Our first reading from Ezekiel echoes the theme of healing waters rising from beneath the threshold of the temple, flowing freely, making everything fresh, causing abundant growth and life.
In the Gospel, we are invited to make the connection with life-giving water but this time it flows abundantly from Jesus—the new temple—the living temple—the loving temple.
Jesus poses the question, “Do you want to be well?” to the man who had been ill for thirty-eight years. It sounds as if Jesus may be wondering if he wants to be well? The man does not give a straight answer and one wonders, does he want to be well? He is certainly stuck there waiting with not much hope. Yet, Jesus desire to heal this man is not in doubt and this “sign” sets him in conflict with the “Jews.”
Missing from this text is v.4, seen in the footnotes, this verse explains that the Bethesda pool would periodically be stirred up (possibly caused by an angel) and the first one to enter the water would be cured. There is a deeper message here—the healing water is stirring in the person of Jesus.
Isn’t it unusual that after his encounter and healing this man misses who Jesus is and rather than being grateful for healing after almost 40 years, he seeks out the Jews to tell them about Jesus? Is this a foreshadow of the ultimate act of betrayal of Jesus? While he acknowledges that Jesus is the one who made him well; it seems that he is still spiritually blind! Unlike the Samaritan woman who ran back to her village to share her experience with everyone, Jesus’ touch seems to stop with this man.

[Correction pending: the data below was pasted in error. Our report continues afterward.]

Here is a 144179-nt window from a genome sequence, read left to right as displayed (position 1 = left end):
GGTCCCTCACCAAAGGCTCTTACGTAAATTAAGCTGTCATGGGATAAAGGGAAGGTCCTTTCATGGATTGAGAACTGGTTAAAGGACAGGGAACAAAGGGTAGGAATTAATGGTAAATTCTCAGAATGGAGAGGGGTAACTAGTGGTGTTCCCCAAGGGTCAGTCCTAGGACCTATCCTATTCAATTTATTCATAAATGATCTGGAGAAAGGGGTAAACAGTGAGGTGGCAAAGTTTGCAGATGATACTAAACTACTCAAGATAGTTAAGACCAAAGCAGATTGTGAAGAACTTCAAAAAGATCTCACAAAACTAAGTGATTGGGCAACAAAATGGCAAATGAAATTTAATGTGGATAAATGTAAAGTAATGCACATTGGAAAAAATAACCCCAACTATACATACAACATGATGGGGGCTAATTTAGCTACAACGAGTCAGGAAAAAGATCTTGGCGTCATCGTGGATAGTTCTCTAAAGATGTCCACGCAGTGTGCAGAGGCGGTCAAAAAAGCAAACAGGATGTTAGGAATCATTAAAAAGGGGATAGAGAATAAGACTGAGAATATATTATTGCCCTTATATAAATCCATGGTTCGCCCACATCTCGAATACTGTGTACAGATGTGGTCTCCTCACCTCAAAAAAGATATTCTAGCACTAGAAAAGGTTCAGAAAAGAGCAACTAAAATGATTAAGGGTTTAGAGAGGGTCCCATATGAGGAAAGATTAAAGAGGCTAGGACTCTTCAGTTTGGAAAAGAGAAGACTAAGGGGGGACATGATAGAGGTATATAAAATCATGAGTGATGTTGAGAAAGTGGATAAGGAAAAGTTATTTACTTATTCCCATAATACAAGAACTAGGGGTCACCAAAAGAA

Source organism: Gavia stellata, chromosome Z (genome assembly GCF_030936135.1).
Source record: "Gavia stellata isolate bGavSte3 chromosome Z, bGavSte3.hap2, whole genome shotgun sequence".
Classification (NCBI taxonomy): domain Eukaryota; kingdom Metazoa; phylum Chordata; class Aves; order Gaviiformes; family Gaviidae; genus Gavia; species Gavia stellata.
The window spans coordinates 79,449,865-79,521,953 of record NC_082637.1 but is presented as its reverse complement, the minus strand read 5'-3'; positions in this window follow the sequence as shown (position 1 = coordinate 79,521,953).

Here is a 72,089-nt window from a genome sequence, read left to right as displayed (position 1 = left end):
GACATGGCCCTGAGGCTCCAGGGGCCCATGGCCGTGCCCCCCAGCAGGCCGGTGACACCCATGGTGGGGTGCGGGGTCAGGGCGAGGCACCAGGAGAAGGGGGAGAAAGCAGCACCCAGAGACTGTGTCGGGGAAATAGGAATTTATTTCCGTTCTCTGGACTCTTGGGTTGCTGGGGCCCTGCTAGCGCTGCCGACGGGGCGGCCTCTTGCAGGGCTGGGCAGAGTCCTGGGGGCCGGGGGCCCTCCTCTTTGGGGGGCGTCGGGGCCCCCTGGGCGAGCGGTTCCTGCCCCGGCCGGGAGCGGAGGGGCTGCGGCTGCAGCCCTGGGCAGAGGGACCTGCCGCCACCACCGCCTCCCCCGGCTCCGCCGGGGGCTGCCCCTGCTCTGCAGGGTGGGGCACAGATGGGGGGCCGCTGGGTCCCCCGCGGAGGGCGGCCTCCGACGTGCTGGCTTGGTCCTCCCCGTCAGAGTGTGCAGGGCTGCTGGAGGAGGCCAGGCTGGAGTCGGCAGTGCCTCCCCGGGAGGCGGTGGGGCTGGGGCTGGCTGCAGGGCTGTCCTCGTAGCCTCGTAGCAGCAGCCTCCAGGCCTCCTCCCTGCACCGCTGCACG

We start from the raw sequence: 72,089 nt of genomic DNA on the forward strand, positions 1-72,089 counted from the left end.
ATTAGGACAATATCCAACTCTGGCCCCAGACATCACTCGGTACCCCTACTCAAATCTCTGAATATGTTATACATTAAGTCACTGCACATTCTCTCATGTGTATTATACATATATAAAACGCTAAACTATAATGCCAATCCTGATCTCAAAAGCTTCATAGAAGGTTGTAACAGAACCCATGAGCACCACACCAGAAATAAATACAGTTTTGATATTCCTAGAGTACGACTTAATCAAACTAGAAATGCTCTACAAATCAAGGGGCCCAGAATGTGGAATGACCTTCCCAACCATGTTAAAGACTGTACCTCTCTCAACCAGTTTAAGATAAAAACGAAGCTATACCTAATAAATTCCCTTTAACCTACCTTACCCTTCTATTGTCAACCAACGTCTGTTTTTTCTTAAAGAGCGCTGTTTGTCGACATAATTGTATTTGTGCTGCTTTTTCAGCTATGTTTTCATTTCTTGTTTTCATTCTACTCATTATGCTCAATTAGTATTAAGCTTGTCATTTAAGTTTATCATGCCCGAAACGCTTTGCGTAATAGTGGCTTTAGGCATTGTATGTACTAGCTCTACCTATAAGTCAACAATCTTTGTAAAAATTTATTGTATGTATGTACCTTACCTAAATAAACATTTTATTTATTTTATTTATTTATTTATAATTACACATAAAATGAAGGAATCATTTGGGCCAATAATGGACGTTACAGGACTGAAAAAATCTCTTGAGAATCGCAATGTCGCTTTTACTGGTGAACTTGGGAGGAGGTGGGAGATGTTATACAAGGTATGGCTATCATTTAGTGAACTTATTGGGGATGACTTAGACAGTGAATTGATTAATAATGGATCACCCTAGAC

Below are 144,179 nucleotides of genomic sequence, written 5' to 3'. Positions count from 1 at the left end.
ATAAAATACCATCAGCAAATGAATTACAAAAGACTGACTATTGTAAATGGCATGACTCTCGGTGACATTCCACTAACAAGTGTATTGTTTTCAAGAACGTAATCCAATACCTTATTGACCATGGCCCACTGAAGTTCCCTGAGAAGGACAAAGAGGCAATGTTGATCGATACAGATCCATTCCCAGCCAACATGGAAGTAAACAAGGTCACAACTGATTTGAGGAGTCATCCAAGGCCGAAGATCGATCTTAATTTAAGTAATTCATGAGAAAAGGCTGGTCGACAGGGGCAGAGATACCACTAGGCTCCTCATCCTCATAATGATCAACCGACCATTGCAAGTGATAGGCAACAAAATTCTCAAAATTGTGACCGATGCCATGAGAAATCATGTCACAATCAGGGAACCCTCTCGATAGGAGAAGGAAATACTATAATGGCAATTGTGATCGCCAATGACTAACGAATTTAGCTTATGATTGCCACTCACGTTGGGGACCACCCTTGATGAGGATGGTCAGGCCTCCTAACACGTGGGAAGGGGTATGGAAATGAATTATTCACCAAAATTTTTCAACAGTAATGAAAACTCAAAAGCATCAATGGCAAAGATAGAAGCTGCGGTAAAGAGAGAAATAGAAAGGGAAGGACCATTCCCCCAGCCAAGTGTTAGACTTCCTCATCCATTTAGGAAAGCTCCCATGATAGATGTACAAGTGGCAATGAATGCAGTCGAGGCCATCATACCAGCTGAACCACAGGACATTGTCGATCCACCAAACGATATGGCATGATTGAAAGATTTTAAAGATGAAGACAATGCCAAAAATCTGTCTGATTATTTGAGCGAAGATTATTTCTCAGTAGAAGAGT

There are times when circumstances in our lives may leave us stuck, feeling that there is no hope. We can lose our sense of joy and totally miss Jesus and his healing touch. In today’s Gospel, Jesus seeks out this man for a second time and warns him not to sin anymore. This message seems particular to this man and not a general statement about sin connected to illness. Sin is alienation from God, and can take effect in our lives in small and seemingly insignificant ways which ultimately can lead to spiritual blindness.
Lent is a time to review our spiritual health. Even good and holy people can find themselves spiritually stuck. What I hear in this text is that Jesus’ desire is to heal regardless. We may deeply desire healing or be unaware that we are in need healing. Jesus clearly demonstrates his love for us—all of us—period.
So, let that be my desire today as I go about my day, whether I meet crabby, unhappy people or joyful people. Let me be reminded that Jesus knows every heart and gave his life—recklessly, for love of them, and me. All of us are worth it, the message of the cross is love in action. This is our gift, our healing, our hope and our joy.
Jean Bowler is a retreatant at Mater Dolorosa Passionist Retreat Center in Sierra Madre, California, and a member of the Office of Mission Effectiveness Board of Holy Cross Province.